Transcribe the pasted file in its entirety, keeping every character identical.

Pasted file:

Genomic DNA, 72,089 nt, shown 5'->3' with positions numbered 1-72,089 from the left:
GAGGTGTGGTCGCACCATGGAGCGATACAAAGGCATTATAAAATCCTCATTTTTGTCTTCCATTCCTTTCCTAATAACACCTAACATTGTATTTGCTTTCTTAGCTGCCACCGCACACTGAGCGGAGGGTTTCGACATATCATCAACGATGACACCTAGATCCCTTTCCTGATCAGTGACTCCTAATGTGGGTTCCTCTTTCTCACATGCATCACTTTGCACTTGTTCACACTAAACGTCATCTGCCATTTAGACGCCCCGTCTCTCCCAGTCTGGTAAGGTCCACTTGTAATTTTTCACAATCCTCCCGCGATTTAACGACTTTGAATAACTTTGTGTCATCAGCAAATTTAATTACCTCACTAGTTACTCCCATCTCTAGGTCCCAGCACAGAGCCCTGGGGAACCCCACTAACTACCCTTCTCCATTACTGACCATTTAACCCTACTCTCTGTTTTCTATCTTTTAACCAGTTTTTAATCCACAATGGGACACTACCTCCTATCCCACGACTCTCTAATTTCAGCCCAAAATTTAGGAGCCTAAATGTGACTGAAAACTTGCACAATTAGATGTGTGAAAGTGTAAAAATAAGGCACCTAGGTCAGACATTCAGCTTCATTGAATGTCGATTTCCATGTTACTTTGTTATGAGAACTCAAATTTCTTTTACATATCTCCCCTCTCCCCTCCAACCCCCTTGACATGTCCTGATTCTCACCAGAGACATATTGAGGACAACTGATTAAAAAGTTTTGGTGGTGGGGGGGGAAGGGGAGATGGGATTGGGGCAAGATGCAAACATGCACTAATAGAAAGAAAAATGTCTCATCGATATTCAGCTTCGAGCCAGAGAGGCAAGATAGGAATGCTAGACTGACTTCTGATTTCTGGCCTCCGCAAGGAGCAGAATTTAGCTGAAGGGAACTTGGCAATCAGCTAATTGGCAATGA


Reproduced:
Genomic DNA, 72,089 nt, shown 5'->3' with positions numbered 1-72,089 from the left:
GAGGTGTGGTCGCACCATGGAGCGATACAAAGGCATTATAAAATCCTCATTTTTGTCTTCCATTCCTTTCCTAATAACACCTAACATTGTATTTGCTTTCTTAGCTGCCACCGCACACTGAGCGGAGGGTTTCGACATATCATCAACGATGACACCTAGATCCCTTTCCTGATCAGTGACTCCTAATGTGGGTTCCTCTTTCTCACATGCATCACTTTGCACTTGTTCACACTAAACGTCATCTGCCATTTAGACGCCCCGTCTCTCCCAGTCTGGTAAGGTCCACTTGTAATTTTTCACAATCCTCCCGCGATTTAACGACTTTGAATAACTTTGTGTCATCAGCAAATTTAATTACCTCACTAGTTACTCCCATCTCTAGGTCCCAGCACAGAGCCCTGGGGAACCCCACTAACTACCCTTCTCCATTACTGACCATTTAACCCTACTCTCTGTTTTCTATCTTTTAACCAGTTTTTAATCCACAATGGGACACTACCTCCTATCCCACGACTCTCTAATTTCAGCCCAAAATTTAGGAGCCTAAATGTGACTGAAAACTTGCACAATTAGATGTGTGAAAGTGTAAAAATAAGGCACCTAGGTCAGACATTCAGCTTCATTGAATGTCGATTTCCATGTTACTTTGTTATGAGAACTCAAATTTCTTTTACATATCTCCCCTCTCCCCTCCAACCCCCTTGACATGTCCTGATTCTCACCAGAGACATATTGAGGACAACTGATTAAAAAGTTTTGGTGGTGGGGGGGGAAGGGGAGATGGGATTGGGGCAAGATGCAAACATGCACTAATAGAAAGAAAAATGTCTCATCGATATTCAGCTTCGAGCCAGAGAGGCAAGATAGGAATGCTAGACTGACTTCTGATTTCTGGCCTCCGCAAGGAGCAGAATTTAGCTGAAGGGAACTTGGCAATCAGCTAATTGGCAATGA